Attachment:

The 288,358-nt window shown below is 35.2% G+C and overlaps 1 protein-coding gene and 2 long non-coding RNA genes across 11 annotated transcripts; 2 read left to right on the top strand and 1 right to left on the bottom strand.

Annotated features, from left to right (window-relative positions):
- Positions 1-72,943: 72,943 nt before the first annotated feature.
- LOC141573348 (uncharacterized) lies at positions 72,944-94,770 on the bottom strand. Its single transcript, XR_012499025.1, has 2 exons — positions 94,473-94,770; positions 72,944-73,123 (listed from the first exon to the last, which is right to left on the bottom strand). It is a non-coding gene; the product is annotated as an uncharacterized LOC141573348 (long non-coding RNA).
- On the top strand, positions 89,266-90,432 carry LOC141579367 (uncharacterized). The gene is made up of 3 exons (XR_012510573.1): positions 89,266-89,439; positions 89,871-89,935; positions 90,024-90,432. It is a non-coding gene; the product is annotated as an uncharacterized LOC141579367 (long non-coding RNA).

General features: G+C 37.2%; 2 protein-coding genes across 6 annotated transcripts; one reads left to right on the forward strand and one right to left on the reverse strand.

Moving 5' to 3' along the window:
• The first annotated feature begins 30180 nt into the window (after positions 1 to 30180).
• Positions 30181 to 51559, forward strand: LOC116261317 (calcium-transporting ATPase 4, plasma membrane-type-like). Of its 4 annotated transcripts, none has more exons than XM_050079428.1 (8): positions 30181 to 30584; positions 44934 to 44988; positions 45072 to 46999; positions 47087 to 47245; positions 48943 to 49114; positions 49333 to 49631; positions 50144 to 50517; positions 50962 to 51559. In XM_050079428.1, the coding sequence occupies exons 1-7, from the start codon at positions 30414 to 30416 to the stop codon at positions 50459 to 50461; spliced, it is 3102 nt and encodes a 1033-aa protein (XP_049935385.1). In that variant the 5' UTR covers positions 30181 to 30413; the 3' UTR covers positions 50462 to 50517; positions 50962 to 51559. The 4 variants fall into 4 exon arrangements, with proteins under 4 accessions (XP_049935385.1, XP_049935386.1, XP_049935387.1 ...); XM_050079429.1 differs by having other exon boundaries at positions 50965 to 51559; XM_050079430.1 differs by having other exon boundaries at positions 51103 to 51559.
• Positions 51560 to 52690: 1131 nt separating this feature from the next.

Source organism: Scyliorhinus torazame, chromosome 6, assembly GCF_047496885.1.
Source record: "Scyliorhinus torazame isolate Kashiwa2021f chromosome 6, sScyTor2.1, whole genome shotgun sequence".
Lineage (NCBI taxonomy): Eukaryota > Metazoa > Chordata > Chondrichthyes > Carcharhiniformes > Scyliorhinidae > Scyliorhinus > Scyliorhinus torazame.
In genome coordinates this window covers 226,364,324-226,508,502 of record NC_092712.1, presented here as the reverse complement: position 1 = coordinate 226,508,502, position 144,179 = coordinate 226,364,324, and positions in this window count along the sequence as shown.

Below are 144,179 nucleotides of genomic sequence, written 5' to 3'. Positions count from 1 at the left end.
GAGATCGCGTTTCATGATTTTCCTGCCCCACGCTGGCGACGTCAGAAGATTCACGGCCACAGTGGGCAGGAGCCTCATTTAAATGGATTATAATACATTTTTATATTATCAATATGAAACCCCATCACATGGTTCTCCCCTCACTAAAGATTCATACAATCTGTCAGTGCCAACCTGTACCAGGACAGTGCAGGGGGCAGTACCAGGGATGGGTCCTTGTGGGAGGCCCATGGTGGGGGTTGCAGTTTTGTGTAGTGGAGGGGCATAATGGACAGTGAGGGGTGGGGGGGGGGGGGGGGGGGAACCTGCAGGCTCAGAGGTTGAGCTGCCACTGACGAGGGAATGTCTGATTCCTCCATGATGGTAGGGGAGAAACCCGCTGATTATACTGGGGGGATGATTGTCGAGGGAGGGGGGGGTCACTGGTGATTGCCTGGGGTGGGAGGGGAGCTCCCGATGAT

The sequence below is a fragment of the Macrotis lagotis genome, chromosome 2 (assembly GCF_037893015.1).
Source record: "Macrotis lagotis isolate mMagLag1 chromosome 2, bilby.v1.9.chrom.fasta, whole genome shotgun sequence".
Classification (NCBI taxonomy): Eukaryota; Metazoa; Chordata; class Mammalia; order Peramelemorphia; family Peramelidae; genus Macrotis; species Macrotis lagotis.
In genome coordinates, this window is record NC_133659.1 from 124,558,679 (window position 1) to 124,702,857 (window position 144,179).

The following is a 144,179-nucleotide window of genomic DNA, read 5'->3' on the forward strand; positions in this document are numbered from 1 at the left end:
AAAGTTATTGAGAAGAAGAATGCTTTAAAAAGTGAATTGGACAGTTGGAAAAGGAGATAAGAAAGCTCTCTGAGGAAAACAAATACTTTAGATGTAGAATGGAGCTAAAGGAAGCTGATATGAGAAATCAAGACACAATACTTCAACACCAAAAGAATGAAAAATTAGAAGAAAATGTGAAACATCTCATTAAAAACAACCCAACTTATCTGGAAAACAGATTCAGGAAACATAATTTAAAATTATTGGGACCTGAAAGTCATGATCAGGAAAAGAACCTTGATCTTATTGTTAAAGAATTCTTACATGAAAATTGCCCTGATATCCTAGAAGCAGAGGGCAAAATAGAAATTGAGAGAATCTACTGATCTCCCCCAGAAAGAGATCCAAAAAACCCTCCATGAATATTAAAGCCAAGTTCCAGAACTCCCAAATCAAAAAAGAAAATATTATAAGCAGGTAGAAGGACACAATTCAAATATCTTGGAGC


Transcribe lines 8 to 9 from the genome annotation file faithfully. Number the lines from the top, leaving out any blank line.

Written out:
• The first annotated feature begins 30180 nt into the window (after positions 1 to 30180).
• Positions 30181 to 51559, forward strand: LOC116261317 (calcium-transporting ATPase 4, plasma membrane-type-like). Of its 4 annotated transcripts, none has more exons than XM_050079428.1 (8): positions 30181 to 30584; positions 44934 to 44988; positions 45072 to 46999; positions 47087 to 47245; positions 48943 to 49114; positions 49333 to 49631; positions 50144 to 50517; positions 50962 to 51559. In XM_050079428.1, the coding sequence occupies exons 1-7, from the start codon at positions 30414 to 30416 to the stop codon at positions 50459 to 50461; spliced, it is 3102 nt and encodes a 1033-aa protein (XP_049935385.1). In that variant the 5' UTR covers positions 30181 to 30413; the 3' UTR covers positions 50462 to 50517; positions 50962 to 51559. The 4 variants fall into 4 exon arrangements, with proteins under 4 accessions (XP_049935385.1, XP_049935386.1, XP_049935387.1 ...); XM_050079429.1 differs by having other exon boundaries at positions 50965 to 51559; XM_050079430.1 differs by having other exon boundaries at positions 51103 to 51559.